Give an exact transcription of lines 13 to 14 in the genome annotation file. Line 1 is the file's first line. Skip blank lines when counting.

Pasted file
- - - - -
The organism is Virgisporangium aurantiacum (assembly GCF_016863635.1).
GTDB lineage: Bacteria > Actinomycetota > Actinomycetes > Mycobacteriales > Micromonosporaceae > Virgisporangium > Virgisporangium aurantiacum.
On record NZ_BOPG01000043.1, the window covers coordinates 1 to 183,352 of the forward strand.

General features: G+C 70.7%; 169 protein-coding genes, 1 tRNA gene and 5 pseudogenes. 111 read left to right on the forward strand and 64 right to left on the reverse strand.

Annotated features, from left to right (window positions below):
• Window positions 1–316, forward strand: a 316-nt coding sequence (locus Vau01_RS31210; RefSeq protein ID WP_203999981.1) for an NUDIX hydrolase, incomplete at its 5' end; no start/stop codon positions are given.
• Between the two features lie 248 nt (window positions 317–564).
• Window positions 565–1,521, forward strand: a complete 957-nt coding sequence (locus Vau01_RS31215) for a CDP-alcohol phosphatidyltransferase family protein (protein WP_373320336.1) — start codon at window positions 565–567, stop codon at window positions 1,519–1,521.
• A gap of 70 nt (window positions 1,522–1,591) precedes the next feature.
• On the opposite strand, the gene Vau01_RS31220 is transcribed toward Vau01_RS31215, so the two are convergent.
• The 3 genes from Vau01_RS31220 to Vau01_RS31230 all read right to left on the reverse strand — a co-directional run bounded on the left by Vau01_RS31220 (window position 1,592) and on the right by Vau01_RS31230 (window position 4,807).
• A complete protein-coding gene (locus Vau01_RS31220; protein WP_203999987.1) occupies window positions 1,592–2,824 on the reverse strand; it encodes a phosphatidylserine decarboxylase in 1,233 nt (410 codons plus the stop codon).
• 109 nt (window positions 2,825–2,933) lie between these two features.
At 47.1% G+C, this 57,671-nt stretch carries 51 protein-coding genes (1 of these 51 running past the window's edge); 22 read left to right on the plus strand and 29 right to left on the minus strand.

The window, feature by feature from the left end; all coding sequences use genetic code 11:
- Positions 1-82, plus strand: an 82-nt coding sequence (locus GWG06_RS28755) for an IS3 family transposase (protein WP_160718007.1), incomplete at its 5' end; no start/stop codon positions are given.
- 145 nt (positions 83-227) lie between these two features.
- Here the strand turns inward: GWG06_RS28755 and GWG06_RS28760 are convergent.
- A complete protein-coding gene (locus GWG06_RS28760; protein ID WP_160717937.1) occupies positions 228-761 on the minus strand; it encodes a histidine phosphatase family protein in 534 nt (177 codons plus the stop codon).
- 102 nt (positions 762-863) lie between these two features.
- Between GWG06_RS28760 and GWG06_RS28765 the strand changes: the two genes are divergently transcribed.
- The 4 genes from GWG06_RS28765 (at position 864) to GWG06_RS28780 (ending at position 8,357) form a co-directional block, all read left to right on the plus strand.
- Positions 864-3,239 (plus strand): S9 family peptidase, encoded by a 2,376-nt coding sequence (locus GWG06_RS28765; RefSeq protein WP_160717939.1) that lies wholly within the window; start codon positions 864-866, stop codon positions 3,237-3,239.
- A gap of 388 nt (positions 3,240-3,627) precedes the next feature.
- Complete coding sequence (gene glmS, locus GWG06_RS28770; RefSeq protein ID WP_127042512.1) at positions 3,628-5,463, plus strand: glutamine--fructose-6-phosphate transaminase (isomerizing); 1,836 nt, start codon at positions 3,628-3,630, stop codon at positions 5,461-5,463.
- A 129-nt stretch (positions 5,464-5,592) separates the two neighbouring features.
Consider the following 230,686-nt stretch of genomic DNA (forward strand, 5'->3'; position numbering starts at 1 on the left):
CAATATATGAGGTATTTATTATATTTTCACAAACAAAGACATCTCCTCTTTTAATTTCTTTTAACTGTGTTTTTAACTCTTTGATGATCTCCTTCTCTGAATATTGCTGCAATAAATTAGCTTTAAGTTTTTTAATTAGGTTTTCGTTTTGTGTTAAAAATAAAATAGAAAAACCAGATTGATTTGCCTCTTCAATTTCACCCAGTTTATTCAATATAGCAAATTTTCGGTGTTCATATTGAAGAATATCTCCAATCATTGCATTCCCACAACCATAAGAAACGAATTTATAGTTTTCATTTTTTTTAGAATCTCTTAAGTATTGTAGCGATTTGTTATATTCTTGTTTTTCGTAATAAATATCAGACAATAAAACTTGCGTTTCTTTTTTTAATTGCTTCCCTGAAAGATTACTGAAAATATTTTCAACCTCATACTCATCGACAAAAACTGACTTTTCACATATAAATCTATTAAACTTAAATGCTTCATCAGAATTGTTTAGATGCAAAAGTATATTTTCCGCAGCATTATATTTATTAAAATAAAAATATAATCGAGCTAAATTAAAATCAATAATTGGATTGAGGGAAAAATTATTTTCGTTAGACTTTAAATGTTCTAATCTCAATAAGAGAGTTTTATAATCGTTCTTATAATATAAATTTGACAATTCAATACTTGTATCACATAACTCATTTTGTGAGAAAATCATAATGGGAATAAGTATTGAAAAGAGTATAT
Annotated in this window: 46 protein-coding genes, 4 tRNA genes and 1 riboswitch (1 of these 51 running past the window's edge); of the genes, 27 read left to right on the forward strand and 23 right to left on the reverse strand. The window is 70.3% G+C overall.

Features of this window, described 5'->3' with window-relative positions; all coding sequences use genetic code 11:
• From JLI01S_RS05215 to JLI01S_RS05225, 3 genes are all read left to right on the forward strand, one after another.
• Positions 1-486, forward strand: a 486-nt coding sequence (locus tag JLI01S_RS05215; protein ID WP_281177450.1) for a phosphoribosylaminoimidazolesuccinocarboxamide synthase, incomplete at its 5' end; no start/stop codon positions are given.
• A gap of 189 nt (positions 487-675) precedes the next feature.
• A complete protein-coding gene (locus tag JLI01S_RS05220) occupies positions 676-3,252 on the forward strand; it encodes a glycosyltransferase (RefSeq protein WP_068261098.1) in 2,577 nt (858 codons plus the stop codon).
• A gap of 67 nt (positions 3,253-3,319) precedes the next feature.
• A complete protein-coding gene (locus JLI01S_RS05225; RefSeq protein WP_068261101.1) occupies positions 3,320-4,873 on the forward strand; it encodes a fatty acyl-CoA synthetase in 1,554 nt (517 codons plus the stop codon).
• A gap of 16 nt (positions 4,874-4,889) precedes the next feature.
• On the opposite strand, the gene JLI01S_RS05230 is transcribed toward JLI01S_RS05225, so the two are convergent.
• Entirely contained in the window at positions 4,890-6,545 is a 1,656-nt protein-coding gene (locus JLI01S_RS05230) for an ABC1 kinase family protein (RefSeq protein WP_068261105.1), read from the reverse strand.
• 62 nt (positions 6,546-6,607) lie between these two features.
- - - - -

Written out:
• 109 nt (window positions 2,825–2,933) lie between these two features.
At 47.1% G+C, this 57,671-nt stretch carries 51 protein-coding genes (1 of these 51 running past the window's edge); 22 read left to right on the plus strand and 29 right to left on the minus strand.